Tracing the Keystone XL Pipeline’s Potential Path of Destruction

Photo by Eric Hylden/Grand Forks Herald

Tracing the Keystone XL Pipeline’s Potential Path of Destruction

The proposed pipeline would run from Canada to the Gulf Coast and threaten wolves, warblers, and waterways.

By Emma Bryce
Published: 04/04/2013

The State Department has concluded that TransCanada's proposed Keystone XL pipeline would, for the most part, have negligible effects on wetlands, wildlife, and waterways. The judgment, the conclusion of the Draft Supplemental Environmental Impact Statement released on March 1, has sparked outrage among conservation groups, which maintain that the risks are too high.

The 1,700-mile-long pipeline's southward slither would begin in Canada's tar sands and travel through six U.S. states to refineries on the Gulf Coast. In northern Alberta, huge swaths of boreal forest have already been cleared to mine bitumen and heavy oil. "[The boreal forest] is critical breeding ground for birds coming through the United States," including the Canada warbler, an Audubon priority species, says Mike Daulton, Audubon's vice president of government relations. Caribou, lynx, grizzly bears, and gray wolves are suffering, too.

As the pipeline wends its way through Montana, South Dakota, and southward, it would cut through prairies home to vulnerable species, including greater sage-grouse and pronghorn antelope, and cross the Yellowstone, Missouri, and Red rivers. A spill could be devastating.

"The big deal is that tar-sand pipelines may be at risk to rupture because diluted bitumen is very corrosive," says Peter LaFontaine, the National Wildlife Federation's energy policy advocate. TransCanada says it uses state-of-the-art safety measures, but LaFontaine notes recent accidents along the company's existing pipelines.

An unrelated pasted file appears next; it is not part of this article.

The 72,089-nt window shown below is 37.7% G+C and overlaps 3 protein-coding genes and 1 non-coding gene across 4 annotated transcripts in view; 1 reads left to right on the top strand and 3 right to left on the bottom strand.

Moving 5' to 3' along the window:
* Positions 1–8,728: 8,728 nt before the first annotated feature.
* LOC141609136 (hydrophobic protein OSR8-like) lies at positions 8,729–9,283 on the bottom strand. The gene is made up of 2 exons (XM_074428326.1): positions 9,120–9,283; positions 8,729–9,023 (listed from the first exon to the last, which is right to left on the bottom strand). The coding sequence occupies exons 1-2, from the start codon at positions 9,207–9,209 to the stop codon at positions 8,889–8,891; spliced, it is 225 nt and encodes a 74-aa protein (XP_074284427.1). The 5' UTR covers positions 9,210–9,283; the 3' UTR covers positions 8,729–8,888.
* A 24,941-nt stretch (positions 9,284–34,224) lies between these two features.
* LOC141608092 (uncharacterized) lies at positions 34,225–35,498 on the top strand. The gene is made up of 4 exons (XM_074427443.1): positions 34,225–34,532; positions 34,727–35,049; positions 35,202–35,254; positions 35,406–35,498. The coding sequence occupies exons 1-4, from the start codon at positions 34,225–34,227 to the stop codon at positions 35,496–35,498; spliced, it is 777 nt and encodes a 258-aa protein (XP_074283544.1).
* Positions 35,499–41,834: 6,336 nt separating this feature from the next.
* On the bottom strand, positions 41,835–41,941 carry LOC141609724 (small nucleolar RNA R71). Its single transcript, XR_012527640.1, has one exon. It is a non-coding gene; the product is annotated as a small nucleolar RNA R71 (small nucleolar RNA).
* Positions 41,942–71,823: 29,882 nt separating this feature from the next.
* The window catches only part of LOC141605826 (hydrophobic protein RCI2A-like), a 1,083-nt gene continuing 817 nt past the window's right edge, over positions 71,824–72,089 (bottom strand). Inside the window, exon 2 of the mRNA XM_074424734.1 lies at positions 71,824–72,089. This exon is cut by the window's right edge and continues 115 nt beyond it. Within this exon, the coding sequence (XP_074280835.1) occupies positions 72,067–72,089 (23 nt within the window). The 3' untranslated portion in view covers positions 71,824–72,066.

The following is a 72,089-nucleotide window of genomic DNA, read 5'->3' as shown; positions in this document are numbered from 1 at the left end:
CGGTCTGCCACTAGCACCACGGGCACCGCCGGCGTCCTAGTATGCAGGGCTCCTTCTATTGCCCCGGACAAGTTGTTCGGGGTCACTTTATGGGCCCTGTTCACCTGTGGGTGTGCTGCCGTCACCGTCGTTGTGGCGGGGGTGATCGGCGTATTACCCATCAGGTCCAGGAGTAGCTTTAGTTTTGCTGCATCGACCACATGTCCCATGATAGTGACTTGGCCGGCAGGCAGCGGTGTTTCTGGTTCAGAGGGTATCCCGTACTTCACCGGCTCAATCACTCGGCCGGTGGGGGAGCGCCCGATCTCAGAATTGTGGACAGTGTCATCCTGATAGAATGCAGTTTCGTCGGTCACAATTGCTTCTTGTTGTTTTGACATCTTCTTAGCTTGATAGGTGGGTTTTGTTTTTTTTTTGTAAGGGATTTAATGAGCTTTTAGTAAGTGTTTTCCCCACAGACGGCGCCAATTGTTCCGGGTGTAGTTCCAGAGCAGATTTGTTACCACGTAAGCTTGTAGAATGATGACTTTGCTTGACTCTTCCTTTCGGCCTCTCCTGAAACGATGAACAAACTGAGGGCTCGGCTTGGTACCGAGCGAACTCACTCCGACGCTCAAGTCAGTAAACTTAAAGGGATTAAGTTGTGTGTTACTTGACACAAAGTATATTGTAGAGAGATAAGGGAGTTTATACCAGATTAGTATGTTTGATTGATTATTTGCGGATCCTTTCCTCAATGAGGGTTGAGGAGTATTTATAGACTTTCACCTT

In Nebraska the pipeline skirts the Ogallala Aquifer--a major water source for agriculture and communities. TransCanada has rerouted the pipeline to bypass the state's Sandhills region, migratory habitat for more than 500,000 sandhill cranes. Even so, points out Marian Langan, Audubon Nebraska's executive director, "this is the main migration corridor for the Central Flyway."

The pipeline's southern leg, which runs through Oklahoma and Texas, was approved last year and is already being built. The pipeline, if completed, would carry about a million barrels a day to the Gulf, where it would be refined, (largely) exported, and burned--exacerbating global warming. Even the State Department report found that tar-sands oil is more greenhouse-gas-intensive than other fuels.

And if warming continues as predicted, Audubon's models show, "people across large sections of the U.S. are likely to see declining bird diversity in their backyards, particularly during the summer," says Justin Schuetz, director of conservation science. Vulnerable species include the chestnut-collared longspur, American oystercatcher, black rosy-finch, seaside sparrow, and yellow-billed magpie.

President Obama could make a final decision on the pipeline as early as this summer, although even if he kills it, Congress could try to force it through. Which means, says Daulton, that now is the time to lean on elected leaders.

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SPEAK UP: The National Audubon Society has launched a letter campaign to urge the Obama administration to undertake a more comprehensive review of the environmental impacts of the pipline. Click here to add your voice to the opposition. The deadline is April 22.

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A version of this story, called "Pipe Dream," ran in the May-June 2013 issue.

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Emma Bryce

Type: Author | From: Audubon Magazine